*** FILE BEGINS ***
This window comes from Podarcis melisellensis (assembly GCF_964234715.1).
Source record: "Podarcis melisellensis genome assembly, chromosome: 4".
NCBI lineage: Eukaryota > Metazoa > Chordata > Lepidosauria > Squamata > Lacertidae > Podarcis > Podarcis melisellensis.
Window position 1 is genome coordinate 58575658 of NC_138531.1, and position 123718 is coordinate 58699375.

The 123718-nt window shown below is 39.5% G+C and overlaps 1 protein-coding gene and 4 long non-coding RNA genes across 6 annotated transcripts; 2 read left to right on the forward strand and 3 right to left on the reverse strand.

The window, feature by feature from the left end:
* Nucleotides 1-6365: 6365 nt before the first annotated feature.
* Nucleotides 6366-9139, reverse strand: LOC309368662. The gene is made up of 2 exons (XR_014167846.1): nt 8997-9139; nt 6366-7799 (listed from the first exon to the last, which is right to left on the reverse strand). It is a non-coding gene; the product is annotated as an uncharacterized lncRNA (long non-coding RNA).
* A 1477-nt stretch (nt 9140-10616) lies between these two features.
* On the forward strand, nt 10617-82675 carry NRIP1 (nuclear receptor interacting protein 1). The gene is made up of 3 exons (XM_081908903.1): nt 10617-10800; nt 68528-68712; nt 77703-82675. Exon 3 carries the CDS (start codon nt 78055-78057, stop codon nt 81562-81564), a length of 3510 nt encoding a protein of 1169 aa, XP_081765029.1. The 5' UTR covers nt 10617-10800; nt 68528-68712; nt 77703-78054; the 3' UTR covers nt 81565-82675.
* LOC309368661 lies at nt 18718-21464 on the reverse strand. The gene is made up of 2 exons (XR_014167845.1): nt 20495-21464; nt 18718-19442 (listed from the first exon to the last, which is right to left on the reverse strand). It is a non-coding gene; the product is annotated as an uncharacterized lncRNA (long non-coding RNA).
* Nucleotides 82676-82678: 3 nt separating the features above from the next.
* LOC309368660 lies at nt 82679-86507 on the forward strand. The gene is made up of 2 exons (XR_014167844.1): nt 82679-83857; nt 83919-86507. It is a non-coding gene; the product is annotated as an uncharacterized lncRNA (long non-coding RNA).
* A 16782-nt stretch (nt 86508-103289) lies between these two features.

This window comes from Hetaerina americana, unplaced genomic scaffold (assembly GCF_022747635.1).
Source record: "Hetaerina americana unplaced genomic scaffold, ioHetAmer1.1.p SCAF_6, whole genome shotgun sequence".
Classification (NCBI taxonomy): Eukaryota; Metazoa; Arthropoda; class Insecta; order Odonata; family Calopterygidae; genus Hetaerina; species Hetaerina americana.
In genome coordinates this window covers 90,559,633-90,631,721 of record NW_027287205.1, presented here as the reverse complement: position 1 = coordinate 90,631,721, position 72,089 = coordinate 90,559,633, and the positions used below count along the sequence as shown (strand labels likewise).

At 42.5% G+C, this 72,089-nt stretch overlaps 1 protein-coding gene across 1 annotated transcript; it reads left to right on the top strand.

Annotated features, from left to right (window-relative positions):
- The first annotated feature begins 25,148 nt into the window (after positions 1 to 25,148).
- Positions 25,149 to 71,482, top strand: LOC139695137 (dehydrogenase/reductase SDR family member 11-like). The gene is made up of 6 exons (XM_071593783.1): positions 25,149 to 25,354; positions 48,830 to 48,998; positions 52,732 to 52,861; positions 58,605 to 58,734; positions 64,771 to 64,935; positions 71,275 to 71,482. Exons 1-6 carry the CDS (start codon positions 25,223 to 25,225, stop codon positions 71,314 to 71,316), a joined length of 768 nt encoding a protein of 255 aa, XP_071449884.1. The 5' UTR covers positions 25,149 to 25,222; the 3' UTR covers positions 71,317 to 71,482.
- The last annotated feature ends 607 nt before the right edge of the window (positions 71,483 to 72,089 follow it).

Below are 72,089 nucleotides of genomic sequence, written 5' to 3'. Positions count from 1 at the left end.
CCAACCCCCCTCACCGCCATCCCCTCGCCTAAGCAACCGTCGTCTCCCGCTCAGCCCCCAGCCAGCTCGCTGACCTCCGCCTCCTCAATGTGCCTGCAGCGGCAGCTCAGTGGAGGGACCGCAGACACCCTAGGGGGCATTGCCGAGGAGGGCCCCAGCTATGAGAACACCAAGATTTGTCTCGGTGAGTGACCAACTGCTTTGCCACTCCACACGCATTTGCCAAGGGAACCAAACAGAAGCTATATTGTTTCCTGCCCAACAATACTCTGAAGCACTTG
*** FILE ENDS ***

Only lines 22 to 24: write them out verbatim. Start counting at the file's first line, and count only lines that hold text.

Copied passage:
- Positions 25,149 to 71,482, top strand: LOC139695137 (dehydrogenase/reductase SDR family member 11-like). The gene is made up of 6 exons (XM_071593783.1): positions 25,149 to 25,354; positions 48,830 to 48,998; positions 52,732 to 52,861; positions 58,605 to 58,734; positions 64,771 to 64,935; positions 71,275 to 71,482. Exons 1-6 carry the CDS (start codon positions 25,223 to 25,225, stop codon positions 71,314 to 71,316), a joined length of 768 nt encoding a protein of 255 aa, XP_071449884.1. The 5' UTR covers positions 25,149 to 25,222; the 3' UTR covers positions 71,317 to 71,482.
- The last annotated feature ends 607 nt before the right edge of the window (positions 71,483 to 72,089 follow it).

Below are 72,089 nucleotides of genomic sequence, written 5' to 3'. Positions count from 1 at the left end.